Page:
Sports Journalism Blog

By Drew Kamaski | @d_kamaski14

Sports Capital Journalism Program

INDIANAPOLIS — Purdue defeated Illinois, 72-58 in the second round of the Big Ten Tournament at Bankers Life Fieldhouse on Thursday. The final score did not fully reflect the intensity that Illinois displayed in the 14-point loss.

The fifth-seeded Boilermakers (20-11), who advanced to a quarterfinal game against No. 4 Indiana on Friday afternoon, led by five points with less than two minutes to play. In the second-round meeting between the Boilermakers and Fighting Illini, each team attempted to control the tempo without any success.

“It was a game of runs,” said Purdue junior guard Andreona Keys, who scored 26 points on 10-of-14 shooting, with six rebounds, five assists and two steals.

The Boilermakers opened the game with a 9-2 run. Keys would find her range towards the end of the quarter scoring the teams last seven points. Purdue continued to run its offense efficiently throughout the quarter, finishing with a 20-8 lead.

Illinois (9-22) found its footing in the beginning of the second quarter after going on a 10-3 run. The run allowed the Fighting Illini to claw their way back into the game to trail by only five at the half.

Several Boilermakers rose to the occasion in the second half, including senior guards Ashley Morrissette, who finished with 13 points, and Bridget Perry, who scored 16. Freshman forward Ae’Rianna Harris had five blocks and pestered any Fighting Illini player attempting to drive to the basket.

Keys was a major influence, with 19 of her points coming in the second half. The junior guard, who averaged 10.2 points per game in conference play throughout the season, was praised by head coach Sharon Versyp following the game.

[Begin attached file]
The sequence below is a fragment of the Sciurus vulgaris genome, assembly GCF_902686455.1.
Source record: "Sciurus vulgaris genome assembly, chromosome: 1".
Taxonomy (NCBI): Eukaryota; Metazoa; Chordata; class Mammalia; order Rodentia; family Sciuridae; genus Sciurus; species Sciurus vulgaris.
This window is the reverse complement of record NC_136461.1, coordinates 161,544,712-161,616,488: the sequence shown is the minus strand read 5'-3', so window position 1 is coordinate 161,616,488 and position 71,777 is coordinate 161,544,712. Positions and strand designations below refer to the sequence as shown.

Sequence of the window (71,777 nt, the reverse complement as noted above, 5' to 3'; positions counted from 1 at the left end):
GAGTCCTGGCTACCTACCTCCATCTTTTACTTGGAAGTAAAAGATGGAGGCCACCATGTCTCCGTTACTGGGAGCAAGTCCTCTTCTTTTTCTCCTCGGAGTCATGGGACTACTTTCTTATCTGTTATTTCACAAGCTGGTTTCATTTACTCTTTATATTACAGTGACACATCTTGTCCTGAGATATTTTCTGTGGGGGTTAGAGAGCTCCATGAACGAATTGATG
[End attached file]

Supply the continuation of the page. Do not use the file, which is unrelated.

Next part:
“Keys was just, what I always expect from her,” said Versyp. “And now you really saw it in the stat sheet today. Every part of her game was going.”

Versyp wasn’t the only coach to recognize Keys performance. Illinois head Coach Matt Bollant also commented on the junior from Atlanta, and how she managed to sneak under his team’s radar.

“I didn’t realize there’s such thing as a quiet 26,” said the fifth-year Illini coach. “I know she was making shots in the second half, but when I saw the box score, that’s more than I realized. She did it just kind of quietly.”

Keys was the determining factor in the victory against Illinois. After the Fighting Illini tied the game at 36 with 6:22 left in the third, Keys seemed to turn it up to an even higher level of play.

“I told my team that we didn’t come here for one game, and we didn’t want to go home today,” said Keys when asked what motivated her. “And that’s really all that I needed to keep going and push through that game.”

The only time Purdue met Indiana this season, the Hoosiers got the best of the Boilermakers, 74-60, on January 19 at Bloomington.

Now the two play for a semifinal spot on neutral ground tomorrow, with Versyp emphasizing the importance of defense against the Hoosiers.

“They’re a good, shooting basketball team,” she said. “So we’ve got to be able to limit some opportunities.”

Purdue will have to close down the perimeter if they plan to beat Indiana. The Hoosiers shot 47 percent from three-point range converting on 7 of 15 from beyond the arc in the first meeting. The two in-state rivals face off as the second game of the afternoon double-header, taking place 25 minutes after the conclusion of the Northwestern-Ohio State game.